Crestwood cites mall developer for ‘Mount Crestwood’ mounds; could be flattened next week


By Emily Klein
Staff Reporter

The redevelopment for Crestwood Plaza mall is still at a stalemate, but Crestwood officials expect the developer to start removing the many mounds of dirt at the site starting next week at the latest.

The dirt at the former mall should begin to be leveled next week, City Administrator Kris Simpson announced at the July 24 Board of Aldermen meeting. Chicago-based UrbanStreet Group, the developer that’s responsible for the proposed $100 million redevelopment at Watson and Sappington roads, has made little progress so far leveling what’s known as “Mount Crestwood,” the many mounds left behind after the mall demolition.

UrbanStreet is looking to level the mounds after the city started citing the company when its permit ran out this month.

“I wish at this point we had more definitive news to give on the grading of the dirt stockpiles,” Simpson said. “We are very, very close however, and I would hope in the next week at the latest we are able to announce that there’s been an improved grading permit to level the dirt mountains.”

The proposed plan would make the dirt no higher than Watson Road, and prairie seed must be installed on top to control erosion and improve the visual appearance of the leveled dirt. The grading is a “temporary plan to help reduce the eyesore,” Simpson said. UrbanStreet’s grading permit expired last week, however, and don’t have a new permit at this time.

“Despite us trying to work with them over many months trying to get this done, we have begun citing them since they are technically in violation,” Simpson said.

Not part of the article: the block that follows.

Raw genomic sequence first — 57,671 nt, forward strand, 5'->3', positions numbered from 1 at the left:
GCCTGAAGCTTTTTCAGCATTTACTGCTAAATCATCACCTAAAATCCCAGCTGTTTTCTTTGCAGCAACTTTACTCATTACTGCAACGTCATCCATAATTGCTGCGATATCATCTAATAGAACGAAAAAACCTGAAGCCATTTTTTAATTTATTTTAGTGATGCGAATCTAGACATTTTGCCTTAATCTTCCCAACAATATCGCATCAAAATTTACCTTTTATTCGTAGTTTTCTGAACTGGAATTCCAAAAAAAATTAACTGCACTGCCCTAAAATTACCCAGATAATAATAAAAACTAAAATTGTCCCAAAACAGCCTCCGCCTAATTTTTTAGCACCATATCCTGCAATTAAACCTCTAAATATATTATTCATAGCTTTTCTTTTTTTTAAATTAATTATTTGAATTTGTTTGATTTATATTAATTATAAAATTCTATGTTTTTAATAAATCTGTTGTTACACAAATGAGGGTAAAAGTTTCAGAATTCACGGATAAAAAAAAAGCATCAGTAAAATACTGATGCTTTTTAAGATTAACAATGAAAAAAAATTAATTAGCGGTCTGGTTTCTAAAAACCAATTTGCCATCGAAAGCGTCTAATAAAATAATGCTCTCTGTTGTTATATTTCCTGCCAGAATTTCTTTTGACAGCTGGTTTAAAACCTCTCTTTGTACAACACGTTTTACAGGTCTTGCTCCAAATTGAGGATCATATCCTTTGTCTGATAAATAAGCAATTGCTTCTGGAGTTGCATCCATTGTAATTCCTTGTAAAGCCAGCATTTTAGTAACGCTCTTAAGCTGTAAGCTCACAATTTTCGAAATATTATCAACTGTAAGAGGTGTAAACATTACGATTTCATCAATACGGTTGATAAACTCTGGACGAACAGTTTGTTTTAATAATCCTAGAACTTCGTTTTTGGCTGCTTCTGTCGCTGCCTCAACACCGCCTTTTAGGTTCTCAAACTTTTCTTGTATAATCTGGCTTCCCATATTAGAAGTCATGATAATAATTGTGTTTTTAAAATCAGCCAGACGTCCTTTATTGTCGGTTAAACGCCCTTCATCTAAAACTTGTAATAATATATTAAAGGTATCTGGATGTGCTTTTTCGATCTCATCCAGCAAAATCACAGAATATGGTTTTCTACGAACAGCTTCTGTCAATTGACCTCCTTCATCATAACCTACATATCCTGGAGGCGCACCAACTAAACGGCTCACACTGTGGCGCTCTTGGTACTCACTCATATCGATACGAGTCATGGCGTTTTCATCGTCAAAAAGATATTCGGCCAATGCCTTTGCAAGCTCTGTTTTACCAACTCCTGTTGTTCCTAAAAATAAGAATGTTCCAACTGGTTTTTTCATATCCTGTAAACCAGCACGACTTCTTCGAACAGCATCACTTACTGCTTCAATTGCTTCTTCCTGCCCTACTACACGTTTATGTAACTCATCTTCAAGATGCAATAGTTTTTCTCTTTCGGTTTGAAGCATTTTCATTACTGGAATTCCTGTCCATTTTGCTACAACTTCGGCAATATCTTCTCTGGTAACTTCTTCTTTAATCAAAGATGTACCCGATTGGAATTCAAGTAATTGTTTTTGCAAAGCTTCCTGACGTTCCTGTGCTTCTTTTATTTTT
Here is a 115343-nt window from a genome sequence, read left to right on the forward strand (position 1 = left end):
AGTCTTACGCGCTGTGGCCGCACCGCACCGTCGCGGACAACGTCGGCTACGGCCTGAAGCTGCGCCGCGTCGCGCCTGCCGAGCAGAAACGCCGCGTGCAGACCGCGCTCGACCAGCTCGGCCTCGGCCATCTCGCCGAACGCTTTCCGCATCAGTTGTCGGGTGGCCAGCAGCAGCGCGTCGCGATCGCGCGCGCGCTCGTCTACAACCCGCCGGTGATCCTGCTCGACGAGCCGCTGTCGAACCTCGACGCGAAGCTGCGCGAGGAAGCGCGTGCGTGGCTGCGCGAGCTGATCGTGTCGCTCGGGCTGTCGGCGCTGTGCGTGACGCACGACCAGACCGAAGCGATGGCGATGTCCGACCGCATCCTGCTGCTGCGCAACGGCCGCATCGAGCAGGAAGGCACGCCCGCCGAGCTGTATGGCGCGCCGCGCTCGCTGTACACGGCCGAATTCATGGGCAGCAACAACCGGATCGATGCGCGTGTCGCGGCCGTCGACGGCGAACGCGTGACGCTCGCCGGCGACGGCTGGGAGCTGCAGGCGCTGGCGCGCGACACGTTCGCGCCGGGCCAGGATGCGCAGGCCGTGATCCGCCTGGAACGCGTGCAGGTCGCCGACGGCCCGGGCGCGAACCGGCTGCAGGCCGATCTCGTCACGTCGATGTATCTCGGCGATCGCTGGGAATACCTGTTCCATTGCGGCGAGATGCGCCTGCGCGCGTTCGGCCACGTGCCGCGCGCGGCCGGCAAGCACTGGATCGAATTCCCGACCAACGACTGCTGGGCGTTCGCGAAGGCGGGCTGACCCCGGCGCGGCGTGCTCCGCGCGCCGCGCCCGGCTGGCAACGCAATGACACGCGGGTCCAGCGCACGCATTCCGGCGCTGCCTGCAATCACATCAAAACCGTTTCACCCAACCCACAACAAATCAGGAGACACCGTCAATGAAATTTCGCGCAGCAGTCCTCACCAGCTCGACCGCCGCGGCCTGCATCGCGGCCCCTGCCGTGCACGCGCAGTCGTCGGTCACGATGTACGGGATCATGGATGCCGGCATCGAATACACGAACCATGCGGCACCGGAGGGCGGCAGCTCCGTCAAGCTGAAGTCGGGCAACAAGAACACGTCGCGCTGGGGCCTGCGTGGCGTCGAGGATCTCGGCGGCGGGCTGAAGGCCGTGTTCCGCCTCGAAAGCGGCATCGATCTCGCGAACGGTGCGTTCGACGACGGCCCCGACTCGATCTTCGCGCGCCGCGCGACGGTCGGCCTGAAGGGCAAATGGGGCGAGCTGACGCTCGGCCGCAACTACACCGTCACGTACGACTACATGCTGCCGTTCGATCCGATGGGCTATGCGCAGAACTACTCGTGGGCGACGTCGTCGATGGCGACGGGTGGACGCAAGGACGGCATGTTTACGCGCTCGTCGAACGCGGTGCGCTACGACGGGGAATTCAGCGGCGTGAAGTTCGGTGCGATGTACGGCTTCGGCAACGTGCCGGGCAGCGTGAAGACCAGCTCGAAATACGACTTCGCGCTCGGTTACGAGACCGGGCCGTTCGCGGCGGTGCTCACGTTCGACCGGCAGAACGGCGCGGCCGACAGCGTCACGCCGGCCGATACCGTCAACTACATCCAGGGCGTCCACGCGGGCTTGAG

UrbanStreet also received help from the city dealing with maintenance issues like the tall grass and weeds around the property and safety fences. The city has cited them for failing to maintain the property.

Martha Duchild, a resident of Crestwood, brought up concerns about the safety fences surrounding the former Crestwood Plaza mall at the July meeting.

“There’s ivy growing all over (the fences), so it’s being pulled down,” Duchild said. “So there’s some areas where there’s virtually no fencing at all, and I don’t know if they’re being cited for that, but that’s definitely a safety issue.”

UrbanStreet Group has a permit through July that allows temporary storage of dirt. Crestwood granted UrbanStreet tax incentives including tax-increment financing, or TIF, for a $104 million mixed-use development, but with the project stalled, the city has not yet paid out incentives to the developer. The proposed development project is set to include apartments, a grocery store, restaurants and an office building.

The property has been a concern for aldermen as well as many residents. Ward 4 Alderman Ismaine Ayouaz and returning Ward 3 Alderman Grant Mabie heard concerns from residents while canvassing for election in May.

“People were anxious, if I can use that word, to see something moving forward. They are tired of that pile of dirt sitting there,” Ayouaz said.